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DAVIS v. WASHINGTON
December 20, 1972
Alfred E. Davis et al., Plaintiffs
Walter E. Washington et al., Defendants
The opinion of the court was delivered by: GESELL
Plaintiffs contend that they are entitled to relief because results on (3), the multiple-choice critical-incident test, reflect a disproportionate number of black failures vis-a-vis white failures and because the test has not been validated as job-related. Defendants claim the tests for the disputed years 1969, 1971 and 1972 have been validated as job-related and that they accordingly met the burden, if any was legally placed on them by the statistical analysis of the test scores.
It should be pointed out at the outset that there is absolutely no proof nor is it even contended that defendants in any way knowingly discriminated. Indeed, it is apparent from the entire record that the MPD has sought to encourage black recruitment and advancement and has one of the best records of effort and success of any police department in the nation. The issue, on the contrary, is highly technical. Plaintiffs have placed into sharp focus the nature of proof required to validate test procedures relied on for promotion where a limited number of specialized supervisory positions is available. Unfortunately the Courts have had little experience with validation and its application to alleged employment discrimination. As this litigation well illustrates, the subject involves an inexact, evolving science where very few premises are yet generally accepted and numerous variables emerge in the context of widely differing employment situations. Before turning to consideration of the few authorities which provide some guidance in this specialized field, it will be appropriate to outline the procedures followed in this particular instance.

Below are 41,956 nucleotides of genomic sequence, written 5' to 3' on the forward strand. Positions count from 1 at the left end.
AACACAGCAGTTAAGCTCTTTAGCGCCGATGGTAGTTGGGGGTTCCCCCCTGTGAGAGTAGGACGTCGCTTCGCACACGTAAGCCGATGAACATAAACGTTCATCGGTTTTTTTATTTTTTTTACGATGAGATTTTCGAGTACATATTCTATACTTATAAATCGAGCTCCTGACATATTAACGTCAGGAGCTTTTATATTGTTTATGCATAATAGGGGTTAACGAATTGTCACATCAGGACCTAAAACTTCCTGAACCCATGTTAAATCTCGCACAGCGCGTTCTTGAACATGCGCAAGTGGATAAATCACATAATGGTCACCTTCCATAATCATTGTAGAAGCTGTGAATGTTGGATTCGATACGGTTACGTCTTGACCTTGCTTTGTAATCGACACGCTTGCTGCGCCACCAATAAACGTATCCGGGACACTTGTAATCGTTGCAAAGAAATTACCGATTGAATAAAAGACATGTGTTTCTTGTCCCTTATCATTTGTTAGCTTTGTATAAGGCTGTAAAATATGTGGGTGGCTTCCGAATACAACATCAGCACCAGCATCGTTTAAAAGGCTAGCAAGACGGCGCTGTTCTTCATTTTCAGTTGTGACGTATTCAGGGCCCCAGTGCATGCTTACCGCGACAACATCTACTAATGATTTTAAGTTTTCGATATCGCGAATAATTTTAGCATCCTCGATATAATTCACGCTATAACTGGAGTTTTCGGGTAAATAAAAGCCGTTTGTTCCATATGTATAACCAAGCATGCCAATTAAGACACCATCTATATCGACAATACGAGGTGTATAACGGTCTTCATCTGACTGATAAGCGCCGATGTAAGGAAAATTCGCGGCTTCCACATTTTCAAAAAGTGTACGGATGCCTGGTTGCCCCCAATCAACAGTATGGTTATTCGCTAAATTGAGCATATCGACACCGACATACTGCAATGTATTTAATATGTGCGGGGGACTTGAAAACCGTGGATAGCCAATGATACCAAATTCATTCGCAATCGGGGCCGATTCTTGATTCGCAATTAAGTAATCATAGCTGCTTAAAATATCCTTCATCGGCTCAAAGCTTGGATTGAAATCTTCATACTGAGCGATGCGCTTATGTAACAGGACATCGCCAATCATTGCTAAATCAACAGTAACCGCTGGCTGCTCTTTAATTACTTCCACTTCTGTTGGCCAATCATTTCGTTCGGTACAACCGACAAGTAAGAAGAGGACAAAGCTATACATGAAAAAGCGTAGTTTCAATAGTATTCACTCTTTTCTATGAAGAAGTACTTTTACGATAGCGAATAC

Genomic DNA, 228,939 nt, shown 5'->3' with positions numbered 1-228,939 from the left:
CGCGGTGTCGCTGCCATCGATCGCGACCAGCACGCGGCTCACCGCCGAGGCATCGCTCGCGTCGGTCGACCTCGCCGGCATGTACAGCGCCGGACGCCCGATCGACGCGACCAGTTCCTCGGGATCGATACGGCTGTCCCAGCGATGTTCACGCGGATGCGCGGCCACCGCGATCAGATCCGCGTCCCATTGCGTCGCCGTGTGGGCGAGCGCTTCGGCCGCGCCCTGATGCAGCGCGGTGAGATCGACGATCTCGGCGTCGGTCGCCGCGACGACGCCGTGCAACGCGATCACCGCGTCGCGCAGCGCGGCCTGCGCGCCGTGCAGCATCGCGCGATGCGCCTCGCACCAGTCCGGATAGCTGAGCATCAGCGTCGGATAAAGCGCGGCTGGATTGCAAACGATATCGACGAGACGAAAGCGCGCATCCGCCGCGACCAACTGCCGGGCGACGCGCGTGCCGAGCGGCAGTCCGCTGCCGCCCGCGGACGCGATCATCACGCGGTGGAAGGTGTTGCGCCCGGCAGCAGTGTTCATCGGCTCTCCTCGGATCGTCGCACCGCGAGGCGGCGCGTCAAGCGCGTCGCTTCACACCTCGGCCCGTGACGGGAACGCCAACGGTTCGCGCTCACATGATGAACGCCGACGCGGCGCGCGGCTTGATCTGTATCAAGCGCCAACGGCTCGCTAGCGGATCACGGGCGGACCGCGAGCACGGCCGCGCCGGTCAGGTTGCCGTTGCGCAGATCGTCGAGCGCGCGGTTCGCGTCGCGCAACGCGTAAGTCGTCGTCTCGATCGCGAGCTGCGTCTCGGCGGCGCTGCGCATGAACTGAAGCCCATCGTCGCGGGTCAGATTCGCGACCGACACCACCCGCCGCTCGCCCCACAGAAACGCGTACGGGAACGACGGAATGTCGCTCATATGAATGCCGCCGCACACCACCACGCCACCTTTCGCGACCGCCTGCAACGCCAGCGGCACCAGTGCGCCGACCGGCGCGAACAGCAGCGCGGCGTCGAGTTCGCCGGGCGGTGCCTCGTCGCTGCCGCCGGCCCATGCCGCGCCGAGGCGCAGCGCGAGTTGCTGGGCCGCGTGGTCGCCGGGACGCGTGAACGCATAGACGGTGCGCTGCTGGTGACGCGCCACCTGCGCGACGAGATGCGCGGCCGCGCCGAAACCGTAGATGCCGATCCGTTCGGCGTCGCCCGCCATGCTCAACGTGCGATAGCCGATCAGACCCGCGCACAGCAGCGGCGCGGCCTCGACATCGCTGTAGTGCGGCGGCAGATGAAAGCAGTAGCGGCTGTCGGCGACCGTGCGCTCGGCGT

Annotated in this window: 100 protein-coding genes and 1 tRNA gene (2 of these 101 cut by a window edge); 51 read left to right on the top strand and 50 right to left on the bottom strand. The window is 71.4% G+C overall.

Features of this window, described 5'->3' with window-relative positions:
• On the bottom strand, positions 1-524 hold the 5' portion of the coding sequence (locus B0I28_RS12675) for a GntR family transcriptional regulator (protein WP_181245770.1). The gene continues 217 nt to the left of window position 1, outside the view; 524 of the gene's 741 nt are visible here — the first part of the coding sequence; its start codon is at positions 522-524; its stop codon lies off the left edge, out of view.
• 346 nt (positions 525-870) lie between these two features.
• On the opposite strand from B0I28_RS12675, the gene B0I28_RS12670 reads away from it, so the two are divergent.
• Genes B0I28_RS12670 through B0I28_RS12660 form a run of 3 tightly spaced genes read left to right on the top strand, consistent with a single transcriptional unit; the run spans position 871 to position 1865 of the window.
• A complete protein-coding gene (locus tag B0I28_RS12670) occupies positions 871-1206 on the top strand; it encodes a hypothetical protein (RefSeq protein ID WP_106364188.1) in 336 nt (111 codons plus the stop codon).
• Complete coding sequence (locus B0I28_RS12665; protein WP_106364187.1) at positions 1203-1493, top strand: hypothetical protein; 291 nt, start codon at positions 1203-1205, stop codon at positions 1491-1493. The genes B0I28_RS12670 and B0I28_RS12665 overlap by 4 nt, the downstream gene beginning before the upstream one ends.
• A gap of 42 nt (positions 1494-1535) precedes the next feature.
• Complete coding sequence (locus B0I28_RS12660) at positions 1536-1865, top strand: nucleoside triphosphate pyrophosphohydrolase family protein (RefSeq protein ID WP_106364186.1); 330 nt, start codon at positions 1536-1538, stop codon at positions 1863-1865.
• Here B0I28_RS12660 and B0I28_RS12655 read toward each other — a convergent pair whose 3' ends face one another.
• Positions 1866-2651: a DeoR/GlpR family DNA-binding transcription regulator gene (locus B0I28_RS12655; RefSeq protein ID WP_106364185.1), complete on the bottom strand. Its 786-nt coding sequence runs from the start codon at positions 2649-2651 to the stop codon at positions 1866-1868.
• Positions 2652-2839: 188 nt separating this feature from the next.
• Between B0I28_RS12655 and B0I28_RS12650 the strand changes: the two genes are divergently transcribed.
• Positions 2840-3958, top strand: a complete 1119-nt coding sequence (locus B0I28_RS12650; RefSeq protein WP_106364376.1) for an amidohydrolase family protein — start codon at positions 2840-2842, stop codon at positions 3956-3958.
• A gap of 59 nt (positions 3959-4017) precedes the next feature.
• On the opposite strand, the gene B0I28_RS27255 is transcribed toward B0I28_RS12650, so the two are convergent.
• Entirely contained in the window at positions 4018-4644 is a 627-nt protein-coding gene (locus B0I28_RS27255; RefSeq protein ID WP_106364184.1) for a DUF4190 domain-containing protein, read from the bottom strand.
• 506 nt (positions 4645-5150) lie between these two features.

The multiple-choice judgment supervisory test consisting of 40 questions is based upon critical incidents developed by a bi-racial Board of five senior police officers who are detailed for several months to the project. These officers have available the advice of a trained, experienced psychological tester and of experts from the United States Civil Service Commission. By unanimous vote they select the 40 questions from a group of some 125 proposed questions submitted from top officers throughout the department in response to a request from the Board designed to elicit questions based on actual experience in the field where correct action depended on judgment. The questions used are all based on actual experience with concrete incidents encountered by sergeants in their regular duty. Care is taken to state the questions in police vernacular, to avoid ambiguity and to present clear-cut alternatives. The incidents proposed and used involve supervisory judgments on significant phases of the work which a sergeant on patrol or field duty has previously encountered. Seventy percent of the sergeants engage in this type of duty and judgment questions in specialized areas such as homicide are avoided. A detailed procedure which has been fully implemented exists for candidates to challenge a particular question and seek its elimination in the marking of all test papers. A new test along these lines is developed for each year the test is given.
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